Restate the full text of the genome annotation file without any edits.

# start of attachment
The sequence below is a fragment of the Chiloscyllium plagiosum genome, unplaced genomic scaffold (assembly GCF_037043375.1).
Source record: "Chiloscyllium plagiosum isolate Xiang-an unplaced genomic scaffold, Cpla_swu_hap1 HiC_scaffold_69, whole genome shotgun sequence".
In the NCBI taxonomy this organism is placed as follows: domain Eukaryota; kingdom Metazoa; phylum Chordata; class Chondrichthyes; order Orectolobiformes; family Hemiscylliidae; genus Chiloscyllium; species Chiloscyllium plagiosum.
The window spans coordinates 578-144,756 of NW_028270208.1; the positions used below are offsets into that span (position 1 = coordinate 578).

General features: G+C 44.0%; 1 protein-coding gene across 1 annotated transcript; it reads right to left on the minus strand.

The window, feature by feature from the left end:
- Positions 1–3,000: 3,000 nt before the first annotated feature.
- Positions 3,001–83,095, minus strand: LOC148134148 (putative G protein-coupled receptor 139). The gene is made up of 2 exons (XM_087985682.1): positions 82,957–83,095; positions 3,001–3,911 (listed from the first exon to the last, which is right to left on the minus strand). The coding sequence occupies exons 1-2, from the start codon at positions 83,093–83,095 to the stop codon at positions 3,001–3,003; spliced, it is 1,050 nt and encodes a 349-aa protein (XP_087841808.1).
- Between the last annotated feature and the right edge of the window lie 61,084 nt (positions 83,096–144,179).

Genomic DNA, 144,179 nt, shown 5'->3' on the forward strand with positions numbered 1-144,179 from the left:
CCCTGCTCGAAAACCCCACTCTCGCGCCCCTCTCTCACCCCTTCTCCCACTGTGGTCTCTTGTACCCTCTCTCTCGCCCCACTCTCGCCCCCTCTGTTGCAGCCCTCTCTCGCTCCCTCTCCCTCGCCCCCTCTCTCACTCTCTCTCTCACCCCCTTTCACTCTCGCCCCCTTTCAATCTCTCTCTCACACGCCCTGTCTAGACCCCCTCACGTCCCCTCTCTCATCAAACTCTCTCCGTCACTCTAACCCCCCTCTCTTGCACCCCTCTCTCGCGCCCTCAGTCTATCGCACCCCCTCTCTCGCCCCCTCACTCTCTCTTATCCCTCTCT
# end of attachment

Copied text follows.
The sequence below is a fragment of the Chiloscyllium plagiosum genome, unplaced genomic scaffold (assembly GCF_037043375.1).
Source record: "Chiloscyllium plagiosum isolate Xiang-an unplaced genomic scaffold, Cpla_swu_hap1 HiC_scaffold_69, whole genome shotgun sequence".
In the NCBI taxonomy this organism is placed as follows: domain Eukaryota; kingdom Metazoa; phylum Chordata; class Chondrichthyes; order Orectolobiformes; family Hemiscylliidae; genus Chiloscyllium; species Chiloscyllium plagiosum.
The window spans coordinates 578-144,756 of NW_028270208.1; the positions used below are offsets into that span (position 1 = coordinate 578).

General features: G+C 44.0%; 1 protein-coding gene across 1 annotated transcript; it reads right to left on the minus strand.

The window, feature by feature from the left end:
- Positions 1–3,000: 3,000 nt before the first annotated feature.
- Positions 3,001–83,095, minus strand: LOC148134148 (putative G protein-coupled receptor 139). The gene is made up of 2 exons (XM_087985682.1): positions 82,957–83,095; positions 3,001–3,911 (listed from the first exon to the last, which is right to left on the minus strand). The coding sequence occupies exons 1-2, from the start codon at positions 83,093–83,095 to the stop codon at positions 3,001–3,003; spliced, it is 1,050 nt and encodes a 349-aa protein (XP_087841808.1).
- Between the last annotated feature and the right edge of the window lie 61,084 nt (positions 83,096–144,179).

Genomic DNA, 144,179 nt, shown 5'->3' on the forward strand with positions numbered 1-144,179 from the left:
CCCTGCTCGAAAACCCCACTCTCGCGCCCCTCTCTCACCCCTTCTCCCACTGTGGTCTCTTGTACCCTCTCTCTCGCCCCACTCTCGCCCCCTCTGTTGCAGCCCTCTCTCGCTCCCTCTCCCTCGCCCCCTCTCTCACTCTCTCTCTCACCCCCTTTCACTCTCGCCCCCTTTCAATCTCTCTCTCACACGCCCTGTCTAGACCCCCTCACGTCCCCTCTCTCATCAAACTCTCTCCGTCACTCTAACCCCCCTCTCTTGCACCCCTCTCTCGCGCCCTCAGTCTATCGCACCCCCTCTCTCGCCCCCTCACTCTCTCTTATCCCTCTCT